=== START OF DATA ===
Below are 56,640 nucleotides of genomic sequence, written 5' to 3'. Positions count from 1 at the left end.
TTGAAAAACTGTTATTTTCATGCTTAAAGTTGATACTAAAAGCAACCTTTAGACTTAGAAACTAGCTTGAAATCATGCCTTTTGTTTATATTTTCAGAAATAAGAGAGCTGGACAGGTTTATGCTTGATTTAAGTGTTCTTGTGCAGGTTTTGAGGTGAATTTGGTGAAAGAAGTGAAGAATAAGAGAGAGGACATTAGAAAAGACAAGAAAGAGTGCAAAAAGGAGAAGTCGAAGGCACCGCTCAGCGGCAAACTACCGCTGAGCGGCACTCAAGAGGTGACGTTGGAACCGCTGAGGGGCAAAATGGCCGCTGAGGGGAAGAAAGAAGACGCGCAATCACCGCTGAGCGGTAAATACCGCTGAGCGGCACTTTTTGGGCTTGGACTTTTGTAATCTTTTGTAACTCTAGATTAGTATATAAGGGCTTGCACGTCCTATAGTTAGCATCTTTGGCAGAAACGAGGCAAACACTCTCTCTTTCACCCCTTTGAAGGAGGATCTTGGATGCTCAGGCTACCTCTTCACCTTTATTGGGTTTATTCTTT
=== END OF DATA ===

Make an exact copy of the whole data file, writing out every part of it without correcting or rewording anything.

Below are 56,640 nucleotides of genomic sequence, written 5' to 3'. Positions count from 1 at the left end.
TTGAAAAACTGTTATTTTCATGCTTAAAGTTGATACTAAAAGCAACCTTTAGACTTAGAAACTAGCTTGAAATCATGCCTTTTGTTTATATTTTCAGAAATAAGAGAGCTGGACAGGTTTATGCTTGATTTAAGTGTTCTTGTGCAGGTTTTGAGGTGAATTTGGTGAAAGAAGTGAAGAATAAGAGAGAGGACATTAGAAAAGACAAGAAAGAGTGCAAAAAGGAGAAGTCGAAGGCACCGCTCAGCGGCAAACTACCGCTGAGCGGCACTCAAGAGGTGACGTTGGAACCGCTGAGGGGCAAAATGGCCGCTGAGGGGAAGAAAGAAGACGCGCAATCACCGCTGAGCGGTAAATACCGCTGAGCGGCACTTTTTGGGCTTGGACTTTTGTAATCTTTTGTAACTCTAGATTAGTATATAAGGGCTTGCACGTCCTATAGTTAGCATCTTTGGCAGAAACGAGGCAAACACTCTCTCTTTCACCCCTTTGAAGGAGGATCTTGGATGCTCAGGCTACCTCTTCACCTTTATTGGGTTTATTCTTT